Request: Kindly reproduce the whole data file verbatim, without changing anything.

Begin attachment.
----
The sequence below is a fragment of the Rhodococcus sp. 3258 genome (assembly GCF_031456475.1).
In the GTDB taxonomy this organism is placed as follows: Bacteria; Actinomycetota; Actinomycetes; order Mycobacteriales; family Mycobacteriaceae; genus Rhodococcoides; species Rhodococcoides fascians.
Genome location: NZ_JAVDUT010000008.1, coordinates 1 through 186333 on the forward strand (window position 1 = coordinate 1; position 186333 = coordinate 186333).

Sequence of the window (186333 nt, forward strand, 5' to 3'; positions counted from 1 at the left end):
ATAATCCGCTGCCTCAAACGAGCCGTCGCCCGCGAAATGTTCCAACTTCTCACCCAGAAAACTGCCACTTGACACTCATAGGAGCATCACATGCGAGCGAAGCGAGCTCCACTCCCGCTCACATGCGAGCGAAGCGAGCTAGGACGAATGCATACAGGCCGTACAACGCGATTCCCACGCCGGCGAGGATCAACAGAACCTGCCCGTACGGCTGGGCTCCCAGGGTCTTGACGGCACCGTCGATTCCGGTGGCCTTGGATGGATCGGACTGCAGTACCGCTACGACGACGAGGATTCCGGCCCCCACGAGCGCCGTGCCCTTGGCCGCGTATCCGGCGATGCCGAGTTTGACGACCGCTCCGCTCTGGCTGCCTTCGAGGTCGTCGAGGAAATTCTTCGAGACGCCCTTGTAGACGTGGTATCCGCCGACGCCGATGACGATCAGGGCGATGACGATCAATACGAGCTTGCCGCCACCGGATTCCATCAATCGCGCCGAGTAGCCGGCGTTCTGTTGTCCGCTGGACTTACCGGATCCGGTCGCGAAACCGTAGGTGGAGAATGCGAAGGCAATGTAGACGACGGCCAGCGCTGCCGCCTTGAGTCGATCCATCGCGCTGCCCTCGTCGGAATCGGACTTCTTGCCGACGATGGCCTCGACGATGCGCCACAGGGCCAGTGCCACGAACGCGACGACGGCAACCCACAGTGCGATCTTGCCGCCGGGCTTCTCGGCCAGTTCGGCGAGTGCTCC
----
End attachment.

The sequence below is a fragment of the Rhodococcus sp. 3258 genome (assembly GCF_031456475.1).
In the GTDB taxonomy this organism is placed as follows: Bacteria; Actinomycetota; Actinomycetes; order Mycobacteriales; family Mycobacteriaceae; genus Rhodococcoides; species Rhodococcoides fascians.
Genome location: NZ_JAVDUT010000008.1, coordinates 1 through 186333 on the forward strand (window position 1 = coordinate 1; position 186333 = coordinate 186333).

Sequence of the window (186333 nt, forward strand, 5' to 3'; positions counted from 1 at the left end):
ATAATCCGCTGCCTCAAACGAGCCGTCGCCCGCGAAATGTTCCAACTTCTCACCCAGAAAACTGCCACTTGACACTCATAGGAGCATCACATGCGAGCGAAGCGAGCTCCACTCCCGCTCACATGCGAGCGAAGCGAGCTAGGACGAATGCATACAGGCCGTACAACGCGATTCCCACGCCGGCGAGGATCAACAGAACCTGCCCGTACGGCTGGGCTCCCAGGGTCTTGACGGCACCGTCGATTCCGGTGGCCTTGGATGGATCGGACTGCAGTACCGCTACGACGACGAGGATTCCGGCCCCCACGAGCGCCGTGCCCTTGGCCGCGTATCCGGCGATGCCGAGTTTGACGACCGCTCCGCTCTGGCTGCCTTCGAGGTCGTCGAGGAAATTCTTCGAGACGCCCTTGTAGACGTGGTATCCGCCGACGCCGATGACGATCAGGGCGATGACGATCAATACGAGCTTGCCGCCACCGGATTCCATCAATCGCGCCGAGTAGCCGGCGTTCTGTTGTCCGCTGGACTTACCGGATCCGGTCGCGAAACCGTAGGTGGAGAATGCGAAGGCAATGTAGACGACGGCCAGCGCTGCCGCCTTGAGTCGATCCATCGCGCTGCCCTCGTCGGAATCGGACTTCTTGCCGACGATGGCCTCGACGATGCGCCACAGGGCCAGTGCCACGAACGCGACGACGGCAACCCACAGTGCGATCTTGCCGCCGGGCTTCTCGGCCAGTTCGGCGAGTGCTCC